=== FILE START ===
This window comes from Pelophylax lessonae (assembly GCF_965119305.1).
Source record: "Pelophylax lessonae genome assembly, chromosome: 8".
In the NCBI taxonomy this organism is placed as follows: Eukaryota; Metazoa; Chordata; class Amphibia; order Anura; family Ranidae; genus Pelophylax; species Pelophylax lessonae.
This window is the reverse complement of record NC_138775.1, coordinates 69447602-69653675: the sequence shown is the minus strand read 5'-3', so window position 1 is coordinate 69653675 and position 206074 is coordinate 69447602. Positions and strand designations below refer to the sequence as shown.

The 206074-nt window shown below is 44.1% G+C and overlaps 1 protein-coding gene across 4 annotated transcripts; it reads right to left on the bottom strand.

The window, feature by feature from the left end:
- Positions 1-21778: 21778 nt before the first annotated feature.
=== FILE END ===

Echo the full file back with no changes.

This window comes from Pelophylax lessonae (assembly GCF_965119305.1).
Source record: "Pelophylax lessonae genome assembly, chromosome: 8".
In the NCBI taxonomy this organism is placed as follows: Eukaryota; Metazoa; Chordata; class Amphibia; order Anura; family Ranidae; genus Pelophylax; species Pelophylax lessonae.
This window is the reverse complement of record NC_138775.1, coordinates 69447602-69653675: the sequence shown is the minus strand read 5'-3', so window position 1 is coordinate 69653675 and position 206074 is coordinate 69447602. Positions and strand designations below refer to the sequence as shown.

The 206074-nt window shown below is 44.1% G+C and overlaps 1 protein-coding gene across 4 annotated transcripts; it reads right to left on the bottom strand.

The window, feature by feature from the left end:
- Positions 1-21778: 21778 nt before the first annotated feature.